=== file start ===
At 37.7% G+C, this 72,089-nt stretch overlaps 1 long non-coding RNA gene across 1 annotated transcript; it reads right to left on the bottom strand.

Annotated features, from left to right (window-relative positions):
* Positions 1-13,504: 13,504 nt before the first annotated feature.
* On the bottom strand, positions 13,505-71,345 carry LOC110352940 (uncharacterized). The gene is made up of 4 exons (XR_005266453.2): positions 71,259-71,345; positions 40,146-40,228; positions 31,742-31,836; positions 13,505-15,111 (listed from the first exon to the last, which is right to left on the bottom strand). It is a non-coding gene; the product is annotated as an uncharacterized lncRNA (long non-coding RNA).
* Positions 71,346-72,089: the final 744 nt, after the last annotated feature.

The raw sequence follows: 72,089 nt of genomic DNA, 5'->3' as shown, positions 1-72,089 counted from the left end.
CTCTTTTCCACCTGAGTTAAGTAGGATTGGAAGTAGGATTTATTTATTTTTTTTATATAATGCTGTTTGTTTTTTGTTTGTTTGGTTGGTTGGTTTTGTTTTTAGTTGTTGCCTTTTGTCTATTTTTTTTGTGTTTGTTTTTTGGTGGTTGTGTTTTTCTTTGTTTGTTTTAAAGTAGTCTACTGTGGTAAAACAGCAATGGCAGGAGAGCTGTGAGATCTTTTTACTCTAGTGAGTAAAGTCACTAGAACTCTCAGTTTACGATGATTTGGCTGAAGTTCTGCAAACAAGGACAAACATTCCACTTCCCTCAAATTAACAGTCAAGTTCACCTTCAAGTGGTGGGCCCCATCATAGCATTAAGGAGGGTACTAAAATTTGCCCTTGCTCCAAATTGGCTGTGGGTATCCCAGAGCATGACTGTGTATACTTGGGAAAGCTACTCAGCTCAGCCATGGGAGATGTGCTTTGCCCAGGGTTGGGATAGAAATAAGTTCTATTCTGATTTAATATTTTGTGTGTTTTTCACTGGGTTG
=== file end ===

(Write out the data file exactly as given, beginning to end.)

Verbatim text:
At 37.7% G+C, this 72,089-nt stretch overlaps 1 long non-coding RNA gene across 1 annotated transcript; it reads right to left on the bottom strand.

Annotated features, from left to right (window-relative positions):
* Positions 1-13,504: 13,504 nt before the first annotated feature.
* On the bottom strand, positions 13,505-71,345 carry LOC110352940 (uncharacterized). The gene is made up of 4 exons (XR_005266453.2): positions 71,259-71,345; positions 40,146-40,228; positions 31,742-31,836; positions 13,505-15,111 (listed from the first exon to the last, which is right to left on the bottom strand). It is a non-coding gene; the product is annotated as an uncharacterized lncRNA (long non-coding RNA).
* Positions 71,346-72,089: the final 744 nt, after the last annotated feature.

The raw sequence follows: 72,089 nt of genomic DNA, 5'->3' as shown, positions 1-72,089 counted from the left end.
CTCTTTTCCACCTGAGTTAAGTAGGATTGGAAGTAGGATTTATTTATTTTTTTTATATAATGCTGTTTGTTTTTTGTTTGTTTGGTTGGTTGGTTTTGTTTTTAGTTGTTGCCTTTTGTCTATTTTTTTTGTGTTTGTTTTTTGGTGGTTGTGTTTTTCTTTGTTTGTTTTAAAGTAGTCTACTGTGGTAAAACAGCAATGGCAGGAGAGCTGTGAGATCTTTTTACTCTAGTGAGTAAAGTCACTAGAACTCTCAGTTTACGATGATTTGGCTGAAGTTCTGCAAACAAGGACAAACATTCCACTTCCCTCAAATTAACAGTCAAGTTCACCTTCAAGTGGTGGGCCCCATCATAGCATTAAGGAGGGTACTAAAATTTGCCCTTGCTCCAAATTGGCTGTGGGTATCCCAGAGCATGACTGTGTATACTTGGGAAAGCTACTCAGCTCAGCCATGGGAGATGTGCTTTGCCCAGGGTTGGGATAGAAATAAGTTCTATTCTGATTTAATATTTTGTGTGTTTTTCACTGGGTTG